Through “Climate Pact Delivers” we will demonstrate simple and effective measures that can improve the sustainability of urban logistics. This will help us implement our City climate contract and our commitment to be fossil fuel free and climate positive by 2040.
- Katarina Luhr, Vice-Mayor for Environment and Climate at the City of Stockholm
The City of Stockholm and over 300 companies and organisations work together in a Climate Pact to reduce emissions – but citizens do their part, too, © Yiwen
Delivering the transition to low-carbon deliveries and logistics
As of April 2021, 10 companies have signed up to Climate Pact Delivers and are working with the city administration to develop their solutions. The 10 companies represent a range of sectors and functions, from logistics service providers to data analytics and retailers receiving deliveries and shipping goods to customers. As such, there is scope to identify many kinds of challenges and opportunities, both individual to each company, as well as shared challenges for clusters of companies, and strategic challenges that concern most or all of the companies. Individual and shared challenges may be relatively simple to address in the short-medium term through new measures or cooperation, with the city playing a facilitation role. Examples include encouraging city-owned companies or other company clients to install charging points for service vehicles or delivery vans; investigating if companies can share charging points at terminals; or work to launch new micro-terminals enabling last-mile delivery to shops or customers using cargo bikes or light electric vehicles.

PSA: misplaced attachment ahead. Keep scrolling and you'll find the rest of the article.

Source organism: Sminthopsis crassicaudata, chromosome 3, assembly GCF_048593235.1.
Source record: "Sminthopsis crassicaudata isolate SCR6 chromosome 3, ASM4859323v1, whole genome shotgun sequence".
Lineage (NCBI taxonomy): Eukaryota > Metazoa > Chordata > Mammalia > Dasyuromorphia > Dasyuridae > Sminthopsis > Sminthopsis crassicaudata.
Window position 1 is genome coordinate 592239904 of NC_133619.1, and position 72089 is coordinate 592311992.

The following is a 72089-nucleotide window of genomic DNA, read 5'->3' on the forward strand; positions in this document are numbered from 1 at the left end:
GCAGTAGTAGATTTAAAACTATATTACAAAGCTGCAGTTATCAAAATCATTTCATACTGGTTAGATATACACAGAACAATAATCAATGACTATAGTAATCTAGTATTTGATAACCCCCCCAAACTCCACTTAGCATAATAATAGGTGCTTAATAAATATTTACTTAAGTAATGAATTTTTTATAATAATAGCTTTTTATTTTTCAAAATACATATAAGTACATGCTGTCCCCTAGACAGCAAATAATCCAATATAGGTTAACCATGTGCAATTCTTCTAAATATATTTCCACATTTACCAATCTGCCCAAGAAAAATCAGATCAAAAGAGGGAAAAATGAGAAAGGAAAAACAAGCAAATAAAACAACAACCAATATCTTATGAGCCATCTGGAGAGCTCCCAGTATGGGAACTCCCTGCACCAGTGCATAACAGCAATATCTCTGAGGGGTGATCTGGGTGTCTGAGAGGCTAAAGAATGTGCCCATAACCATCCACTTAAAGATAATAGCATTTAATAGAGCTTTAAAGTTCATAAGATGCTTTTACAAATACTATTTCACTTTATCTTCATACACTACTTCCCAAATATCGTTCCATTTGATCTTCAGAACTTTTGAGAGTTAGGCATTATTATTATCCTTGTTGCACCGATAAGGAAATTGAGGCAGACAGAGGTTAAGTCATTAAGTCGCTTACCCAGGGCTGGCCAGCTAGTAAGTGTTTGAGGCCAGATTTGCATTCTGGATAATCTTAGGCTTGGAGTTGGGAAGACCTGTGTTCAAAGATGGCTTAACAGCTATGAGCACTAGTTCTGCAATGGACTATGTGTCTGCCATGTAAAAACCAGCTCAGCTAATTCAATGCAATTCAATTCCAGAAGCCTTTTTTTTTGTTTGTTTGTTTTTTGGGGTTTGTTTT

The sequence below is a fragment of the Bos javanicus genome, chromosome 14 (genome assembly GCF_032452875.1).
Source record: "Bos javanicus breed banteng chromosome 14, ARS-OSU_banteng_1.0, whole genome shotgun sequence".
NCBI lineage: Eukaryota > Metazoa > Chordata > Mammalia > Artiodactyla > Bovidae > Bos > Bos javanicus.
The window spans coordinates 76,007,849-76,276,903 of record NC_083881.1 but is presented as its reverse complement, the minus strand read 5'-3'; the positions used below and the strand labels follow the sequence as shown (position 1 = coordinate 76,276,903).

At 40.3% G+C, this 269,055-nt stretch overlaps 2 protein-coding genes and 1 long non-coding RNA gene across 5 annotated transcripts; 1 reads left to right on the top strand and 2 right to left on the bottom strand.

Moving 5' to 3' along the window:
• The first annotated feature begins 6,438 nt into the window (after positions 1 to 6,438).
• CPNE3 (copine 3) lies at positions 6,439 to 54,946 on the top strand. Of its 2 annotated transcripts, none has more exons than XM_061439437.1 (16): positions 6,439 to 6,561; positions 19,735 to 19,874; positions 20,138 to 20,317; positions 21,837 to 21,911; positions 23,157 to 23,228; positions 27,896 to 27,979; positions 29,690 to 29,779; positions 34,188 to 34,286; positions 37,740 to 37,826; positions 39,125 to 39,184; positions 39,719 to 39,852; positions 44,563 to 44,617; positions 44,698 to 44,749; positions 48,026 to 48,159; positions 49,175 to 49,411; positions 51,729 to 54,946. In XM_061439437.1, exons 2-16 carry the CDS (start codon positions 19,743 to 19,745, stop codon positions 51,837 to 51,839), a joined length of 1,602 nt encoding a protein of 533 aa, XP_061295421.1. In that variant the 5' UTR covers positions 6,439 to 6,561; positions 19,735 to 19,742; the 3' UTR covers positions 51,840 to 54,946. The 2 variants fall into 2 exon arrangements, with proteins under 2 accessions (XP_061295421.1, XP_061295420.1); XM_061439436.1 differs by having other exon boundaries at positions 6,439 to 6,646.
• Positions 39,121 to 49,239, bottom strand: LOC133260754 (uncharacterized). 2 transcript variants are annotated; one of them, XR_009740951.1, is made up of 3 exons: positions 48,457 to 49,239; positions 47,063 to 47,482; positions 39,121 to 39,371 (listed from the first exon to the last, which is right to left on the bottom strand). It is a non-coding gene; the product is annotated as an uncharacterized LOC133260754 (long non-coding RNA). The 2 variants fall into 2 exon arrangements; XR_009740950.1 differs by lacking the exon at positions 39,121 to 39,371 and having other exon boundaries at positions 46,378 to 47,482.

The companies that have signed the Stockholm Climate Pact
Stockholm is encouraging clean and quiet night deliveries after successful work in CIVITAS Eccentric, © City of Stockholm
Transformative change ahead
Strategic challenges may require the adoption of new approaches by the city, or dialogue with other stakeholders, such as regional or national authorities or the participating companies’ own branch organisations. Examples include work on strategic planning for improved logistics and charging infrastructure for electric heavy vehicles (which the city can proceed with); work to ensure procurement criteria used by public and private actors facilitate a low-carbon transition (which all partners can work on); or issues concerning transposition of rules from other EU member states (something the city has no mandate over, but which requires engagement with national authorities). “Climate Pact Delivers” shows how city administrations can facilitate change through dialogue and improved coordination; the initiative aims to demonstrate approaches that other cities can adapt and adopt, and which accelerate reduction of greenhouse gas emissions. Identifying practical challenges - many of which are shared challenges – makes it easier to put the right people in contact with one another and to target actions that truly deliver transformative change.